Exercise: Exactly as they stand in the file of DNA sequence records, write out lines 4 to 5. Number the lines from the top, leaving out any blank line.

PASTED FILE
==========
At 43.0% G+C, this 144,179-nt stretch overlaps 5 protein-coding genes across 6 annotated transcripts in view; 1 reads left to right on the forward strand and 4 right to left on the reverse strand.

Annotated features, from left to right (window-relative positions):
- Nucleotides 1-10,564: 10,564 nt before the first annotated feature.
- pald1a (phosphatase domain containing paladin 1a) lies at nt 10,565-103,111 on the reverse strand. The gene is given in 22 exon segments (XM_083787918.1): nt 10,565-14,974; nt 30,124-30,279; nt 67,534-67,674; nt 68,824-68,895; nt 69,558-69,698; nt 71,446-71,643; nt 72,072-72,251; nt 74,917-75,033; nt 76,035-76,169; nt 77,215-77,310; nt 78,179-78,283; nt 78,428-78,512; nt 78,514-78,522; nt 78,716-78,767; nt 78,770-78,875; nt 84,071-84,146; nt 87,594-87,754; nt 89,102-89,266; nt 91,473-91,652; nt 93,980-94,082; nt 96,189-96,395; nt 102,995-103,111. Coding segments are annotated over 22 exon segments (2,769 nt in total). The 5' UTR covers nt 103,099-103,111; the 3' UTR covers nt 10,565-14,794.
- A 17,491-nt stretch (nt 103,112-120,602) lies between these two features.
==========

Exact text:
- pald1a (phosphatase domain containing paladin 1a) lies at nt 10,565-103,111 on the reverse strand. The gene is given in 22 exon segments (XM_083787918.1): nt 10,565-14,974; nt 30,124-30,279; nt 67,534-67,674; nt 68,824-68,895; nt 69,558-69,698; nt 71,446-71,643; nt 72,072-72,251; nt 74,917-75,033; nt 76,035-76,169; nt 77,215-77,310; nt 78,179-78,283; nt 78,428-78,512; nt 78,514-78,522; nt 78,716-78,767; nt 78,770-78,875; nt 84,071-84,146; nt 87,594-87,754; nt 89,102-89,266; nt 91,473-91,652; nt 93,980-94,082; nt 96,189-96,395; nt 102,995-103,111. Coding segments are annotated over 22 exon segments (2,769 nt in total). The 5' UTR covers nt 103,099-103,111; the 3' UTR covers nt 10,565-14,794.
- A 17,491-nt stretch (nt 103,112-120,602) lies between these two features.